Back in the late 1970s, the first Van Halen record launched and featured a mind-blowing solo guitar bit by Eddie Van Halen called ‘Eruption’. The solo featured loads of two-handed tapping, hammer-ons and pull-offs, integrated into his technique in a way not heard before in popular rock music. A few years later, a young guitarist named Stanley Jordan was discovered playing in the subway with an innovative technique that allowed him to play multiple parts using both hands in a pianistic style. For many, that is the lineage of two-handed guitar styles – but these styles existed before either of these gentlemen were born!
This week, a video of Italian amateur guitarist Vittorio Camardese has been making the rounds … and it is simply stunning. This isn’t some early demonstration of a possible direction – this shows the technique fully realized and implemented by a virtuoso. Check it out!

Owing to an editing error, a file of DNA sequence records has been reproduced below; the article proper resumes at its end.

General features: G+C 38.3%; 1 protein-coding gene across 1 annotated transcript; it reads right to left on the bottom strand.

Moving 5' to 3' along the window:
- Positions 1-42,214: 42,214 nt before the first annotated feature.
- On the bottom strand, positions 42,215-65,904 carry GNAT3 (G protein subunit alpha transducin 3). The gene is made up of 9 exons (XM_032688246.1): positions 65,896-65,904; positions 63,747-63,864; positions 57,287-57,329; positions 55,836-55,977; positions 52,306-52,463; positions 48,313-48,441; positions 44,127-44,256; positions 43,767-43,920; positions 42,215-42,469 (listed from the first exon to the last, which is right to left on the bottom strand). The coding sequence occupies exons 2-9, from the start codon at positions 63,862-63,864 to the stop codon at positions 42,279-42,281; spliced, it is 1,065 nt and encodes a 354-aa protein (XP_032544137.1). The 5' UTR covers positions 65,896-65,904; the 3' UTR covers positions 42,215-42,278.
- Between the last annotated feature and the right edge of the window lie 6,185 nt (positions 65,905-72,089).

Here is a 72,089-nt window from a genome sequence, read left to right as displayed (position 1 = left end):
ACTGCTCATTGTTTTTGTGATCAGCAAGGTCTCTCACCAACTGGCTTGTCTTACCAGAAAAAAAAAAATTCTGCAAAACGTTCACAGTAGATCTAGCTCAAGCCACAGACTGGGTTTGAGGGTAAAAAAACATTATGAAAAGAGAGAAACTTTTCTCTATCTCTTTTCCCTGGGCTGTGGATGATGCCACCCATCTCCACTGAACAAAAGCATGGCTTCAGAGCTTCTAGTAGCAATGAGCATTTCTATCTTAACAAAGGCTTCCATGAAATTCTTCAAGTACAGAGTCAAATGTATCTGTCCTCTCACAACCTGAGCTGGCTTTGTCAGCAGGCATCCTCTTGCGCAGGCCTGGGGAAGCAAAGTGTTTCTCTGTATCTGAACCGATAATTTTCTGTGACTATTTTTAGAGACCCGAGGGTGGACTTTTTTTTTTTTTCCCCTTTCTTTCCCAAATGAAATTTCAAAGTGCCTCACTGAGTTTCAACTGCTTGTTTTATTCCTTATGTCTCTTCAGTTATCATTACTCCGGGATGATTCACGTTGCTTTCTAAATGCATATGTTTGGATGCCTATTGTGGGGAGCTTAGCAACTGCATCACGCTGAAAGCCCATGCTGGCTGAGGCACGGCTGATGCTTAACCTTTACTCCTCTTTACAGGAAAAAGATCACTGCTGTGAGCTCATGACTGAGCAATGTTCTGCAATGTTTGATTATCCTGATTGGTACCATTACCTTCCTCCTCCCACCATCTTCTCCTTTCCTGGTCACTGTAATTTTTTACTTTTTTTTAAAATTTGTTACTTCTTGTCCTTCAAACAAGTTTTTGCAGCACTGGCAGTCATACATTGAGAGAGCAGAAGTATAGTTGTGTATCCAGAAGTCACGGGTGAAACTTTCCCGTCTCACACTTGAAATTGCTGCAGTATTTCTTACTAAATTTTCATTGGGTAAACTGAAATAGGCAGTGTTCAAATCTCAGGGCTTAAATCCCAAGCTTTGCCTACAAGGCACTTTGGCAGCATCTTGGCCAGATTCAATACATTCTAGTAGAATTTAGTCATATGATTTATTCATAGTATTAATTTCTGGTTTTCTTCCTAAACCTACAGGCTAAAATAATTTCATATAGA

But he wasn’t the first one doing it – in the 50s Jimmie Webster got patents for his guitar alterations for two-handed tapping, and made several recordings. There is a cool page here.
Then there was the innovative luthier and guitarist Dave Bunker who appeared on Ozark Jubilee in around 1960 playing a dual-fretboard guitar called the duo-lectar. The video quality is poor, but definitely intriguing – it reminds me more of the Chapman Stick or some of Pat Metheny’s multi-function guitars more than a standard two-handed technique … but is awesome nonetheless:
And while watching these things, it is still a joy to go back to the beginnings of the modern context for two-handed tapping.
Here is Eddie Van Halen playing Eruption from a live 1978 show right after the release of their debut album:
Of course these aren’t the only ones, with many other guitarists through the years incorporating some amount of two-handed techniques in their playing. If you know of other major contributors to the style, chime in with a comment!